On page 20 of So Close, Tertia has a moment where she predicts that her journey to parenthood may be more difficult than she thought even though nothing has happened yet to point in that direction. Have you ever had a moment of premonition like that and if so, did it come true (this moment of premonition can be about fertility or any other aspect of life)?

A lot of people claim to have had premonitions like this about infertility. I had a premonition like this about my mother's breast cancer. Well, not about that precisely, I just felt a vague and impending sense of doom, and looking back, I think it was, and it wasn't, some sort of magical extrasensory perception. Magic, they say, is just something sufficiently complex that you can't quite fathom it out at the time.

The first factor to account for was that I had been on a pretty good streak for a couple of years, and I knew it was unlikely to last, based on brute statistics. That didn't mean my mother was about to get cancer - if I'd had a couple of bad marks on my school assignments I probably would have connected the two just as easily and moved on to better times. But as I looked around me and saw how lucky I was compared to others, I suspected that, since I wasn't actually charmed, sooner or later it would probably even itself out somehow. By the same token, I imagine a young and happy couple, married just long enough to have sorted through the initial adjustment, moved into their first little home, settled in their jobs, brimming with domestic bliss, feeling ready for a baby, and thinking somewhere, in the backs of their minds: how long will our good fortune last? Knowing, deep down, in a vaguely uneasy way, that this luck is not deserved, and that the troubles they see around them could as easily fall on their doorstep, too. So that was the first thing.

The second factor to note was that my mother discovered the lump some months before she let us know. There was an anxious time of deciding whether to go to the doctor or not, the going to the doctor, the tests, the results, the consultations with specialists, the formulation of a treatment plan... and finally, before it all swung into action, the telling of the children. You can't keep a secret from someone you live with and care for on a daily basis without them twigging that something is up. It will come through in your moods, your body language, the thoughtful little pauses you make when you think nobody is looking. At fourteen, I was too self-absorbed to figure it out fully, so what I got instead was a vague but intensified sense of impending doom. In the same way, I imagine the woman with undiagnosed endometriosis or PCOS, not knowing that something about her body isn't quite right in any way she can describe, but at the same time nevertheless knowing that something about her body isn't quite right. And perhaps it's sometimes the same for male factor infertility, too. Perhaps there was an incident in the past - an illness, say - which may have affected the system, which turns itself into a niggling worry long before any diagnosis is pursued. It wouldn't be the case every time, but there are often clues to be found in hindsight, and premonitions are surely how they trouble our foresight. So that was the second thing.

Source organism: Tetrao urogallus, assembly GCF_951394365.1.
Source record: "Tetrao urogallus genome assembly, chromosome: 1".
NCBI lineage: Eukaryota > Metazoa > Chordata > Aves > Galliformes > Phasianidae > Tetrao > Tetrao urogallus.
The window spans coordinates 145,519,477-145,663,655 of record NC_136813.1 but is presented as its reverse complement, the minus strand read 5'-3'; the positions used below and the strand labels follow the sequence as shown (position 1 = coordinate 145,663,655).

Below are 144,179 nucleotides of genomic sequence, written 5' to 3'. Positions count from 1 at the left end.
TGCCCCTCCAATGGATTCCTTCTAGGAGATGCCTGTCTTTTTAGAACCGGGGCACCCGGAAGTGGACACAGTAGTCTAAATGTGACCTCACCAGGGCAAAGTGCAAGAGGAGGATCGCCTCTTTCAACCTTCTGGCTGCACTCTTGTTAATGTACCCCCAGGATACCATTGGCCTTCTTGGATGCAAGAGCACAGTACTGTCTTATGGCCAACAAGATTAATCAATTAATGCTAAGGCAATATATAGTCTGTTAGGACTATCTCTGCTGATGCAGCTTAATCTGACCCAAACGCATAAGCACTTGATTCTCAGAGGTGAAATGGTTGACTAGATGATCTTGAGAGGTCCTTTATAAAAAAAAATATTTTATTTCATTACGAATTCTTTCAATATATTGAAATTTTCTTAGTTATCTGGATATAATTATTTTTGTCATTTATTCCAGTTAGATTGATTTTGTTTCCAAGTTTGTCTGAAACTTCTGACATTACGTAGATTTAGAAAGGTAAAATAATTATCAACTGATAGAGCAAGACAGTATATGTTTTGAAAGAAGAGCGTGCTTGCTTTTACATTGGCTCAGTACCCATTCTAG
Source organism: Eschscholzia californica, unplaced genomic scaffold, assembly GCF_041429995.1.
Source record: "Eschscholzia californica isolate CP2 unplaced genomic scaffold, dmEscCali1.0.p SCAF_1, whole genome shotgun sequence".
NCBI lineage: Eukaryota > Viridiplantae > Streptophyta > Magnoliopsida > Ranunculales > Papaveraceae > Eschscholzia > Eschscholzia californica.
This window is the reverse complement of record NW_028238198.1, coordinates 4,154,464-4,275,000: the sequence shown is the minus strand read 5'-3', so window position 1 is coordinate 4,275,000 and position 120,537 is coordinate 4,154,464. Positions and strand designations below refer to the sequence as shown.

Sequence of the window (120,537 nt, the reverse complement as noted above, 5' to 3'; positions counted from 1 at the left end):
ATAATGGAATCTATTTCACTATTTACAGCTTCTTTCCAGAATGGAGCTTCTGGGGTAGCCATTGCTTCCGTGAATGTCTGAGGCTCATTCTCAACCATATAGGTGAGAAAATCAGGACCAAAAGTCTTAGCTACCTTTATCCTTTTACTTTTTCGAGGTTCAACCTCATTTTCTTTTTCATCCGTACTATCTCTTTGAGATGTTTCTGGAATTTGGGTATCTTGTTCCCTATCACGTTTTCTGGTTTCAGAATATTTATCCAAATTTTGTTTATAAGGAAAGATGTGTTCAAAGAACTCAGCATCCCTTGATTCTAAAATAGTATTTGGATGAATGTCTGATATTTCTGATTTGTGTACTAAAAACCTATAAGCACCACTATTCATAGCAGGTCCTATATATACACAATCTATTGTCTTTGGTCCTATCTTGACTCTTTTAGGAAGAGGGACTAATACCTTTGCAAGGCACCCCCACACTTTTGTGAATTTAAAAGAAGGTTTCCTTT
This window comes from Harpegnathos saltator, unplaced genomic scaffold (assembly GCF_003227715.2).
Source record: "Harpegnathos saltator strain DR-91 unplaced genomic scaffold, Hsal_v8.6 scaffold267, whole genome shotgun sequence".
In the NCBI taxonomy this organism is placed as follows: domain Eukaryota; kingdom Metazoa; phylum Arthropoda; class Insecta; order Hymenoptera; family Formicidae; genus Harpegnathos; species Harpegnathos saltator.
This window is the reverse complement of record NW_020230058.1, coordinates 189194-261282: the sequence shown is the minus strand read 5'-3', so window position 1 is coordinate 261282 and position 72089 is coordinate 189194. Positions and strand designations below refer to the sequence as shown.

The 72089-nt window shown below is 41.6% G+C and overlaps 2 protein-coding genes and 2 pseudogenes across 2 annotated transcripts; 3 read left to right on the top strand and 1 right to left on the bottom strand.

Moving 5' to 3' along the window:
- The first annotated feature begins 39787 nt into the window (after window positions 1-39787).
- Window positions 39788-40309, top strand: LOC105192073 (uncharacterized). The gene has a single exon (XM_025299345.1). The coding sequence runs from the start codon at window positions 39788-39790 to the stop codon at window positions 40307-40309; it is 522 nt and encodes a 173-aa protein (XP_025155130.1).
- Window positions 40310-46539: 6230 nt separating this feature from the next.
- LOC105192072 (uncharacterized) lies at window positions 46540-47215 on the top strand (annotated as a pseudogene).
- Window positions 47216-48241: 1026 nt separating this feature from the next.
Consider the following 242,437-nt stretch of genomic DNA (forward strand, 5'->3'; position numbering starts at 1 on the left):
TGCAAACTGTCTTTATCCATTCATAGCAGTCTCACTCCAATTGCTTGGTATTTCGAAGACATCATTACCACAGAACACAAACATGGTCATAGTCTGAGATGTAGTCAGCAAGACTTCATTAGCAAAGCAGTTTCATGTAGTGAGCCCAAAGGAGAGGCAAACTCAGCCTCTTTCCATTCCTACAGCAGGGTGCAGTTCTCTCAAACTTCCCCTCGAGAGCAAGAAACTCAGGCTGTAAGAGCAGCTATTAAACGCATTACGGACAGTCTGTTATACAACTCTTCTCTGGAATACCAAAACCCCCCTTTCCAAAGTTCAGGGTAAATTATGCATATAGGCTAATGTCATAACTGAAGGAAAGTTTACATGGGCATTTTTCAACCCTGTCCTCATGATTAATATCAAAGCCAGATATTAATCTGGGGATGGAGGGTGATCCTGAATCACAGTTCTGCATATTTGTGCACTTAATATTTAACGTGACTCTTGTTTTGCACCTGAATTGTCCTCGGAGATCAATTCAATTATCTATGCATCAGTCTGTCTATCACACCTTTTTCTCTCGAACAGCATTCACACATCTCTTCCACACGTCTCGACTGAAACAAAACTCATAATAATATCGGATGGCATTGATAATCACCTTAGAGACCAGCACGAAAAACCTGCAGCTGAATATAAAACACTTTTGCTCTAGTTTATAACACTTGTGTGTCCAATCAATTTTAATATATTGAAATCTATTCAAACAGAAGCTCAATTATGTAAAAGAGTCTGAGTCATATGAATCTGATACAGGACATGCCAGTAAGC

The third factor, I believe, was just garden-variety existential dread. It's a big thing, turning from a teenager into an adult - a major leap in one's life. Things will never be the same again, and you can't really be prepared for how they'll change. There will be responsibilities to handle, strange new problems to negotiate, and people depending on you, when you are used to being the carefree soul whose world revolves around herself. Under the circumstances, who wouldn't feel an impending sense of doom - one born out of nervousness alone? The leap into parenthood is similar in so many ways. It's a new transformation. So that's the third thing.

Afterwards, reflecting on my premonition, I had to admit one more factor - as proof, this time, rather than explanation. The truth was that some of the fourteen-year-olds I'd grown up with had experienced this impending sense of doom, and some of them hadn't. And some of them had hit hard times shortly thereafter, and some of them hadn't. And there seemed to be very little relationship between doom expected and doom eventuated - to a great extent it was a load of old bollocks. Later, on the journey to parenthood, I noticed the same thing. Some friends expected problems and some didn't. Some conceived easily and some didn't. There was relatively little connection between expecting problems and experiencing problems when it came to conceiving children. I began to see it as a mere conceit and then, later, after I'd lost a lot of my bitterness, as a simple reflection of personality. Some people respond to good fortune by growing uneasy. Some people read subtle signs more readily, or more pessimistically. Some people worry to a greater extent about what's to come.

I had an impending sense of doom before my mother's diagnosis of breast cancer. I also had one as we started trying to conceive. I think it was, and it wasn't, some sort of magical extrasensory perception. Magic, they say, is just something sufficiently complex that you can't quite fathom it out at the time.

Question(s) for anyone who manages to still read here and hence finds this:

Do you think ESP exists, and if so, is there a rational explanation for it? Also, have you read Blink, and if not, why not? Ditto So Close?

Learn more about Tertia's book shower at Stirrup Queens. (She has a book too, but it's still in the post.)

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